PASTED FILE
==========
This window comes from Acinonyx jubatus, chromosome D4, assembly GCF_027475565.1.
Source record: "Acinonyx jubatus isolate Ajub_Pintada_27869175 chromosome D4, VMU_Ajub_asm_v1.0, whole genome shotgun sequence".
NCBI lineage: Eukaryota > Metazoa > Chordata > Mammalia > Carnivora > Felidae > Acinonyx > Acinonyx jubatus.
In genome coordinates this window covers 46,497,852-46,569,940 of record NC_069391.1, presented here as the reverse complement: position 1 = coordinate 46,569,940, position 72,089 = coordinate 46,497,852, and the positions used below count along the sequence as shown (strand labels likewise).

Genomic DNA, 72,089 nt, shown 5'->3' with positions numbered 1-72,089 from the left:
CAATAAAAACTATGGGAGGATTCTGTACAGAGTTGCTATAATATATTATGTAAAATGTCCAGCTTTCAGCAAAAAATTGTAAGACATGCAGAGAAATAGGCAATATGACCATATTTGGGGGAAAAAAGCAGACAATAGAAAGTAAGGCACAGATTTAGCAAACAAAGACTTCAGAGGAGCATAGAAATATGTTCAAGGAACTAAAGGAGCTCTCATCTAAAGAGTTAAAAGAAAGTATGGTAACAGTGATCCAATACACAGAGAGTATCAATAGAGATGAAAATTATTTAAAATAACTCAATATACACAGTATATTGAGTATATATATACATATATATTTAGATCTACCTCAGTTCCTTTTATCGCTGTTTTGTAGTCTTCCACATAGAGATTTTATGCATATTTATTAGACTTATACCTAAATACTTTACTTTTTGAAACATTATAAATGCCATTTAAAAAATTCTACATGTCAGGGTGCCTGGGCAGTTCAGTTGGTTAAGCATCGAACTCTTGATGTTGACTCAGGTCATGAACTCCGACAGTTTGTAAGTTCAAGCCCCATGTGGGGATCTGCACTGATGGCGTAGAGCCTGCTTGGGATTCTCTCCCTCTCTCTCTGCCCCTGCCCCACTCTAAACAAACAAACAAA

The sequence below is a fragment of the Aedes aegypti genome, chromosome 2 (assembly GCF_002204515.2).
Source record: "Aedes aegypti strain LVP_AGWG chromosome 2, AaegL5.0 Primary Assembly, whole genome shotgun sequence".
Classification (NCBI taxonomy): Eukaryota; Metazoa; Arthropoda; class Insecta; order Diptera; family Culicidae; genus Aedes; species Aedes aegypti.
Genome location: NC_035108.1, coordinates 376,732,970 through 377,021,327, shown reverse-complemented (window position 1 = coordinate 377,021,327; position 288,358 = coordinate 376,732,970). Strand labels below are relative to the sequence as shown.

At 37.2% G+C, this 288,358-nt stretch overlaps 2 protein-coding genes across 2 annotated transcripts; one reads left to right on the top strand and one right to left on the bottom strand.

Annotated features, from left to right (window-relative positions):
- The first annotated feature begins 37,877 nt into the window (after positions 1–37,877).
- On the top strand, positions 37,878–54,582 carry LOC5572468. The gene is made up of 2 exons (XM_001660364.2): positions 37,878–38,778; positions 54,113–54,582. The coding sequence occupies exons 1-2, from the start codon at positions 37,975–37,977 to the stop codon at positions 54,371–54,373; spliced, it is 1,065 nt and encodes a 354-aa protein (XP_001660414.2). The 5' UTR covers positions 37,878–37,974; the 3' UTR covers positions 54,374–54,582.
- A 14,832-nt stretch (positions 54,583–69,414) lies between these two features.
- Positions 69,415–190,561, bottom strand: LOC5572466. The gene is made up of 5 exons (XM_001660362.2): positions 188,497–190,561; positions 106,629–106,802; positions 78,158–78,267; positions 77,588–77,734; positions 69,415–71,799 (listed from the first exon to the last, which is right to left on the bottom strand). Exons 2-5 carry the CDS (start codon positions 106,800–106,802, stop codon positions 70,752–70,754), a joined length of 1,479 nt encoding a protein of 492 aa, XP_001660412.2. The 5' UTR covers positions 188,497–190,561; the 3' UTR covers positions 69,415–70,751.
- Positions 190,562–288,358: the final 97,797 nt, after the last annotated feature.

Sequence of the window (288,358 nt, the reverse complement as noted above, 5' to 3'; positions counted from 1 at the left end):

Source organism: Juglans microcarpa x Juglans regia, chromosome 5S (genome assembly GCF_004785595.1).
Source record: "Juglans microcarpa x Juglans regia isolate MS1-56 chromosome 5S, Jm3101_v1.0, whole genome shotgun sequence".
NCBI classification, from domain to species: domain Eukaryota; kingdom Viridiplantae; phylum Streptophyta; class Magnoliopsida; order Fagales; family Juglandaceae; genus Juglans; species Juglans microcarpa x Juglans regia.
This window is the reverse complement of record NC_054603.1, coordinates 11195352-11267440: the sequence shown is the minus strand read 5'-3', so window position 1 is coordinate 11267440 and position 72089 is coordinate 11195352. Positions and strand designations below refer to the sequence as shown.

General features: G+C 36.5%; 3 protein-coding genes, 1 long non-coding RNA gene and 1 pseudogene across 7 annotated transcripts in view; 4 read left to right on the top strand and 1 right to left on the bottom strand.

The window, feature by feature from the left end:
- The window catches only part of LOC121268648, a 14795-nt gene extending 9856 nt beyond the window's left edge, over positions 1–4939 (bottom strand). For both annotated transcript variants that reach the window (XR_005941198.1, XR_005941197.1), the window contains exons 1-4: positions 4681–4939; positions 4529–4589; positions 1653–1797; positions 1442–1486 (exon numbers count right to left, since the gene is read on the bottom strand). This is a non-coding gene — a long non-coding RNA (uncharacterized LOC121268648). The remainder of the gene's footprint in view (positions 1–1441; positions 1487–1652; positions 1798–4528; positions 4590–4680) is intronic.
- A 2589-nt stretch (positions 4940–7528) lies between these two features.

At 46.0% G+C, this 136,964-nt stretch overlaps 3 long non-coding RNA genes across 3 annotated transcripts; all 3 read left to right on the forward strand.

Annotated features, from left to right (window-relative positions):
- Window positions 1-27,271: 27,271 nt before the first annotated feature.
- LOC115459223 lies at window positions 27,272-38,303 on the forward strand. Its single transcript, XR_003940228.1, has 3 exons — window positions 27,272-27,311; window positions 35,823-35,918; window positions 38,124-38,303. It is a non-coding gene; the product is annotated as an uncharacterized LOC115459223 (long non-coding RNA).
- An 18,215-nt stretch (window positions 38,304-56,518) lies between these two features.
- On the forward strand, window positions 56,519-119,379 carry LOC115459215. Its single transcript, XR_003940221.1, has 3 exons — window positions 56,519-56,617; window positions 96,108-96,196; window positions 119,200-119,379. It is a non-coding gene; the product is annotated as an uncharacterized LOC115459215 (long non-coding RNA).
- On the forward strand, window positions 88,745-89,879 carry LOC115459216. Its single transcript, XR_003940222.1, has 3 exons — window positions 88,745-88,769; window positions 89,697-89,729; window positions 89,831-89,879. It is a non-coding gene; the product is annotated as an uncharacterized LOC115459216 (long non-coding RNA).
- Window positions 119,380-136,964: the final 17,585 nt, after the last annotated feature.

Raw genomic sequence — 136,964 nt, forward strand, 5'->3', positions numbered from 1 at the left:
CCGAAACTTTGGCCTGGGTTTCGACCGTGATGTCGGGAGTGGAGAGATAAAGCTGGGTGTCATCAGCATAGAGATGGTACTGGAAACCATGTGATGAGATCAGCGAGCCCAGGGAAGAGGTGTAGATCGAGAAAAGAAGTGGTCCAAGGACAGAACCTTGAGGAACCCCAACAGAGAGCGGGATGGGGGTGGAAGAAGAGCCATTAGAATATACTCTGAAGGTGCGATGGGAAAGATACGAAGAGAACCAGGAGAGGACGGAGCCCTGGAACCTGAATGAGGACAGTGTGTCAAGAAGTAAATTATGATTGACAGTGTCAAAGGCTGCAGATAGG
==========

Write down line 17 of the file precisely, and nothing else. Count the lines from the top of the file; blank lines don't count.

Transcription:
- Positions 190,562–288,358: the final 97,797 nt, after the last annotated feature.